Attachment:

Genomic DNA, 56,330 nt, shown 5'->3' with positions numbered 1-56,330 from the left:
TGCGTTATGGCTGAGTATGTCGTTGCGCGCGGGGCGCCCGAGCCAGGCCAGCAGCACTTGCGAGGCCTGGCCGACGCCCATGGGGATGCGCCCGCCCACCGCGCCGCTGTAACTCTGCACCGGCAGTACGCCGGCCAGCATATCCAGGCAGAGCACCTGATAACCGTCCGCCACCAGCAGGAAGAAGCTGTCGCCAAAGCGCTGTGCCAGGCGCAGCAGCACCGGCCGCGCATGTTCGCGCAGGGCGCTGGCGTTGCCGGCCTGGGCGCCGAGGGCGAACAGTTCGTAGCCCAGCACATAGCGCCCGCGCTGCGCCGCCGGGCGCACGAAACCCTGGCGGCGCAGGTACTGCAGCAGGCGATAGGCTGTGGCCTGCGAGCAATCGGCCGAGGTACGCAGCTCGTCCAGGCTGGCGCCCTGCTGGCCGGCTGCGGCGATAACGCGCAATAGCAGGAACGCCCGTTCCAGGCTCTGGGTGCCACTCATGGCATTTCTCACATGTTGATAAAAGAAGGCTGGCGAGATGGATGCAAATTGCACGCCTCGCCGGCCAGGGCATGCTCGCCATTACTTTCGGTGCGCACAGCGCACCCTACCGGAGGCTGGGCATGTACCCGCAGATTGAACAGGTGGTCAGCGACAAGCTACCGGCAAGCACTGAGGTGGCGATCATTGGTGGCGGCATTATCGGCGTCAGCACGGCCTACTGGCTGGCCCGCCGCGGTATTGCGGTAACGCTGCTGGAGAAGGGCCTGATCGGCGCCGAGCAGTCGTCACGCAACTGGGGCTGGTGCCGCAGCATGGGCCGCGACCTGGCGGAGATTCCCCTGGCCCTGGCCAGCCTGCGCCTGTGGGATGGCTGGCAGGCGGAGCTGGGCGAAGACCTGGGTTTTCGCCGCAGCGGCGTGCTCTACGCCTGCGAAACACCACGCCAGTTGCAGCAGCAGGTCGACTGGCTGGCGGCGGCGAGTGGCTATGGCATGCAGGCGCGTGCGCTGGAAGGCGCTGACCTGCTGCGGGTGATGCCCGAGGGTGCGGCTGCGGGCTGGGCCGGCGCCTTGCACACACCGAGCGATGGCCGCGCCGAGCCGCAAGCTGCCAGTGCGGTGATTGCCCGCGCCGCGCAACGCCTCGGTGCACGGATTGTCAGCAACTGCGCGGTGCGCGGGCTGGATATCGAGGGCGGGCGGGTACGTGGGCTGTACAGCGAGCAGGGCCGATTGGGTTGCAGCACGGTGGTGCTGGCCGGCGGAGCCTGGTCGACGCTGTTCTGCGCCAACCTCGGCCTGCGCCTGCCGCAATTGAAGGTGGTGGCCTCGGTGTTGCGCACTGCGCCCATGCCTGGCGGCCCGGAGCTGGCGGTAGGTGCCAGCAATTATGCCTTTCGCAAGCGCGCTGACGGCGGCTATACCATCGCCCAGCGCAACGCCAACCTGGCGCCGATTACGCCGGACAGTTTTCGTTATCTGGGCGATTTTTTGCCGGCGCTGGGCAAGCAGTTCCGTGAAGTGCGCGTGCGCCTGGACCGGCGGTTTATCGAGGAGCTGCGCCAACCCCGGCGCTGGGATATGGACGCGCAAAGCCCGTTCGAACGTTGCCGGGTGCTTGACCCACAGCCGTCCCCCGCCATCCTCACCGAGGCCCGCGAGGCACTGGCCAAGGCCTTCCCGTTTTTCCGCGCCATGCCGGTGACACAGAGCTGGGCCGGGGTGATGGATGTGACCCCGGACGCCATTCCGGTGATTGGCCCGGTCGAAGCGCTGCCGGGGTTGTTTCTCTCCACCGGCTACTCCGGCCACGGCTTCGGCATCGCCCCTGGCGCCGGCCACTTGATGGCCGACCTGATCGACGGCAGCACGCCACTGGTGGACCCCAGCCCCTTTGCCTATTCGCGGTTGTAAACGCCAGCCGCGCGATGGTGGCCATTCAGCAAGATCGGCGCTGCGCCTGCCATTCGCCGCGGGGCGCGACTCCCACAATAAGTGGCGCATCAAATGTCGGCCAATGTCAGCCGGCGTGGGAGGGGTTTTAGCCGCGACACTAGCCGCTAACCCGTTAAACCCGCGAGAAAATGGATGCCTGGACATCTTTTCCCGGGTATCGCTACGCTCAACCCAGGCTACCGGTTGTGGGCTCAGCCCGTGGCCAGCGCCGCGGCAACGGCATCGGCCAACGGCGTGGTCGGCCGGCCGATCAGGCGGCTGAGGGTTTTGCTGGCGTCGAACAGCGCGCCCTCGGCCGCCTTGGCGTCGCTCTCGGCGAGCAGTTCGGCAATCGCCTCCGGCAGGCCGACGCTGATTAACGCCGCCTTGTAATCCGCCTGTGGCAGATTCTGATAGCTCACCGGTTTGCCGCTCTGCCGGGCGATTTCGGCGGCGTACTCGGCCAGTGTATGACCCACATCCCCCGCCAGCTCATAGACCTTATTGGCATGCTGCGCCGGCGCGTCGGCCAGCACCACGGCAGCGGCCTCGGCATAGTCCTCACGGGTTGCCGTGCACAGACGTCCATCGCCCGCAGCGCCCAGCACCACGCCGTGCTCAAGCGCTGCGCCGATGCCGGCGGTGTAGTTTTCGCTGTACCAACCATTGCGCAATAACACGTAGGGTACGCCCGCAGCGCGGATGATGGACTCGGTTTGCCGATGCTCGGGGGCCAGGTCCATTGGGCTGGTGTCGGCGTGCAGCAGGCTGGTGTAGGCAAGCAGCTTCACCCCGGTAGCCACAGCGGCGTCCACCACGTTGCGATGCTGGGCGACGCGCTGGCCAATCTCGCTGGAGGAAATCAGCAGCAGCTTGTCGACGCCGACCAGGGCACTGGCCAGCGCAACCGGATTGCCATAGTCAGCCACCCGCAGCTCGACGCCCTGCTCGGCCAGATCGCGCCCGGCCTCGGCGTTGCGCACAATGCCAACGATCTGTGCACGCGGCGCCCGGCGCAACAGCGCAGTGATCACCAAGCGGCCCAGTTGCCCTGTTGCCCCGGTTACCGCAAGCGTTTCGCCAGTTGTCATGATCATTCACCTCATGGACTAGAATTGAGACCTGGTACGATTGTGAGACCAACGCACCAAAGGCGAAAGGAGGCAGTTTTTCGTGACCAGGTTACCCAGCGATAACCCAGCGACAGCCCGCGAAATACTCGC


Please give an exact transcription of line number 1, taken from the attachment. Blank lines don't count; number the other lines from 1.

Genomic DNA, 56,330 nt, shown 5'->3' with positions numbered 1-56,330 from the left: